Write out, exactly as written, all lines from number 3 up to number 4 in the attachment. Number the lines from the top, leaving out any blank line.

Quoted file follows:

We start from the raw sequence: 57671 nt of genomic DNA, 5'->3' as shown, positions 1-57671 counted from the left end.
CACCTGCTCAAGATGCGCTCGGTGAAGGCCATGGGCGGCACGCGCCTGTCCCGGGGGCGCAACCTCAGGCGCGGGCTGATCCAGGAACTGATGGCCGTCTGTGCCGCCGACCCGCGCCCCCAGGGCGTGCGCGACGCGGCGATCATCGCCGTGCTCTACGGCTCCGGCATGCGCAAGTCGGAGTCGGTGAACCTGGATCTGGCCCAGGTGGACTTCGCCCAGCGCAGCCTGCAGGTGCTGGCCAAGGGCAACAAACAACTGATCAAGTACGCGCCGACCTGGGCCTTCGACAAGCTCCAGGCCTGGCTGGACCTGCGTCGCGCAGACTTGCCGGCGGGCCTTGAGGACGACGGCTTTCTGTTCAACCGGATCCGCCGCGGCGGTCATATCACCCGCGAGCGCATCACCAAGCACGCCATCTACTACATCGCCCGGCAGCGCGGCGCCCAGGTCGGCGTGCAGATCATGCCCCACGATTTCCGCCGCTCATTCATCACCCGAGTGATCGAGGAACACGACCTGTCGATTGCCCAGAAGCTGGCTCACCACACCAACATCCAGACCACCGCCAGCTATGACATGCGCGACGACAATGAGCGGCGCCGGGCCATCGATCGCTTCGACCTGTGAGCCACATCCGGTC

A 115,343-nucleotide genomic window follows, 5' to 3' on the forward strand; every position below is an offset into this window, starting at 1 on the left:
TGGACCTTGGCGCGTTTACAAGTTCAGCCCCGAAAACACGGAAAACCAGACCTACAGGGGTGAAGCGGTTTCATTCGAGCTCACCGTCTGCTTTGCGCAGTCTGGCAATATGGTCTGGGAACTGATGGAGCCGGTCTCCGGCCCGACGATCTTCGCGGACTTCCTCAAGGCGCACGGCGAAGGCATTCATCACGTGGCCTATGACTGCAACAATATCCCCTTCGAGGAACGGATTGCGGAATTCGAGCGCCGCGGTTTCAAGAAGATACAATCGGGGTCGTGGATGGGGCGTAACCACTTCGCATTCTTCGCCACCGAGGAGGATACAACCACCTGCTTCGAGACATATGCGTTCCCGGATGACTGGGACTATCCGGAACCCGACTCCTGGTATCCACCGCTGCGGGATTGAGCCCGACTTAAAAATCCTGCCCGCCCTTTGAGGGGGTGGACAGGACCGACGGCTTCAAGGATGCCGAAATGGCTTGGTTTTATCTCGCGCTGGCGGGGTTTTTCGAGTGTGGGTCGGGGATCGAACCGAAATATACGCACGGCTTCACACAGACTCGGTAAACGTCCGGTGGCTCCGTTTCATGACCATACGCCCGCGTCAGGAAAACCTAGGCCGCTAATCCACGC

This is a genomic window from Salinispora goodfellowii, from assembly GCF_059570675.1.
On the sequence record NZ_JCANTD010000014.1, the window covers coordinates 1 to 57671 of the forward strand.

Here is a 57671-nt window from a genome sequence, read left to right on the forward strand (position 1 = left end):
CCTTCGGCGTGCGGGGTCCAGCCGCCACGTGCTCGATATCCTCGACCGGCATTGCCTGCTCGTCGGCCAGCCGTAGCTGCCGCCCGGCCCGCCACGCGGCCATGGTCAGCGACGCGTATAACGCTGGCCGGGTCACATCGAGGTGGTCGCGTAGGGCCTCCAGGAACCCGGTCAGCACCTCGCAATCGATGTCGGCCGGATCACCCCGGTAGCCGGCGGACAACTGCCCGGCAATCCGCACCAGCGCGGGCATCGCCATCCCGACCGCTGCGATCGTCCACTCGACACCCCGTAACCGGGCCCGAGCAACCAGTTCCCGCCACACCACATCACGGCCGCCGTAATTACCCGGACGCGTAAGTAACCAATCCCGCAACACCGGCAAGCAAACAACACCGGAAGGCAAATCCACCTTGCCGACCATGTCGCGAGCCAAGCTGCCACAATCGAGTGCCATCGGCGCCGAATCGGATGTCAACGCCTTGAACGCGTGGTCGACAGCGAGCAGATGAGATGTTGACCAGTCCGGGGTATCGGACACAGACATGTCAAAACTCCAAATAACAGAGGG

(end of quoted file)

A 115,343-nucleotide genomic window follows, 5' to 3' on the forward strand; every position below is an offset into this window, starting at 1 on the left:
TGGACCTTGGCGCGTTTACAAGTTCAGCCCCGAAAACACGGAAAACCAGACCTACAGGGGTGAAGCGGTTTCATTCGAGCTCACCGTCTGCTTTGCGCAGTCTGGCAATATGGTCTGGGAACTGATGGAGCCGGTCTCCGGCCCGACGATCTTCGCGGACTTCCTCAAGGCGCACGGCGAAGGCATTCATCACGTGGCCTATGACTGCAACAATATCCCCTTCGAGGAACGGATTGCGGAATTCGAGCGCCGCGGTTTCAAGAAGATACAATCGGGGTCGTGGATGGGGCGTAACCACTTCGCATTCTTCGCCACCGAGGAGGATACAACCACCTGCTTCGAGACATATGCGTTCCCGGATGACTGGGACTATCCGGAACCCGACTCCTGGTATCCACCGCTGCGGGATTGAGCCCGACTTAAAAATCCTGCCCGCCCTTTGAGGGGGTGGACAGGACCGACGGCTTCAAGGATGCCGAAATGGCTTGGTTTTATCTCGCGCTGGCGGGGTTTTTCGAGTGTGGGTCGGGGATCGAACCGAAATATACGCACGGCTTCACACAGACTCGGTAAACGTCCGGTGGCTCCGTTTCATGACCATACGCCCGCGTCAGGAAAACCTAGGCCGCTAATCCACGC